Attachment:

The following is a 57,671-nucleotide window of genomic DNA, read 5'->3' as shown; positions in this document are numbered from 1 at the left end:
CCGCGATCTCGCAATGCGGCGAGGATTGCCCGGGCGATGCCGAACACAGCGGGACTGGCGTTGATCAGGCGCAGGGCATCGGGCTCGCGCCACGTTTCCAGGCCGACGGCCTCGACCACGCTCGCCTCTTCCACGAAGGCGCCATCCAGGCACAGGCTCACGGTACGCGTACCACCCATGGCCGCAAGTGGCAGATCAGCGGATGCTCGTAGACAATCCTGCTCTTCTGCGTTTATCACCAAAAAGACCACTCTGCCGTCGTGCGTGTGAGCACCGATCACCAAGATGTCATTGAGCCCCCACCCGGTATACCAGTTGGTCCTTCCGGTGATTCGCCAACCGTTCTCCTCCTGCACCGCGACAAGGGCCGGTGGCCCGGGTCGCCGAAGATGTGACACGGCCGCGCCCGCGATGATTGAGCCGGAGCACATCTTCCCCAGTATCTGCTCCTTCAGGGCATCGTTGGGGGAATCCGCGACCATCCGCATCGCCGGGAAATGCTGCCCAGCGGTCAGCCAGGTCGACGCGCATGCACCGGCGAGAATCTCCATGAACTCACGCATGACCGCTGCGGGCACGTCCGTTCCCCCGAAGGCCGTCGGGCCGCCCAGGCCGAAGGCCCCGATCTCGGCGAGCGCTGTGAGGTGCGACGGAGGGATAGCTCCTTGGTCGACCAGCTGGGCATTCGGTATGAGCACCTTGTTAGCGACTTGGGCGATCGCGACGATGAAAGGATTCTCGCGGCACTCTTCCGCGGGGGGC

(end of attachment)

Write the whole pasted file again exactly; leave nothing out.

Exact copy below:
The following is a 57,671-nucleotide window of genomic DNA, read 5'->3' as shown; positions in this document are numbered from 1 at the left end:
CCGCGATCTCGCAATGCGGCGAGGATTGCCCGGGCGATGCCGAACACAGCGGGACTGGCGTTGATCAGGCGCAGGGCATCGGGCTCGCGCCACGTTTCCAGGCCGACGGCCTCGACCACGCTCGCCTCTTCCACGAAGGCGCCATCCAGGCACAGGCTCACGGTACGCGTACCACCCATGGCCGCAAGTGGCAGATCAGCGGATGCTCGTAGACAATCCTGCTCTTCTGCGTTTATCACCAAAAAGACCACTCTGCCGTCGTGCGTGTGAGCACCGATCACCAAGATGTCATTGAGCCCCCACCCGGTATACCAGTTGGTCCTTCCGGTGATTCGCCAACCGTTCTCCTCCTGCACCGCGACAAGGGCCGGTGGCCCGGGTCGCCGAAGATGTGACACGGCCGCGCCCGCGATGATTGAGCCGGAGCACATCTTCCCCAGTATCTGCTCCTTCAGGGCATCGTTGGGGGAATCCGCGACCATCCGCATCGCCGGGAAATGCTGCCCAGCGGTCAGCCAGGTCGACGCGCATGCACCGGCGAGAATCTCCATGAACTCACGCATGACCGCTGCGGGCACGTCCGTTCCCCCGAAGGCCGTCGGGCCGCCCAGGCCGAAGGCCCCGATCTCGGCGAGCGCTGTGAGGTGCGACGGAGGGATAGCTCCTTGGTCGACCAGCTGGGCATTCGGTATGAGCACCTTGTTAGCGACTTGGGCGATCGCGACGATGAAAGGATTCTCGCGGCACTCTTCCGCGGGGGGC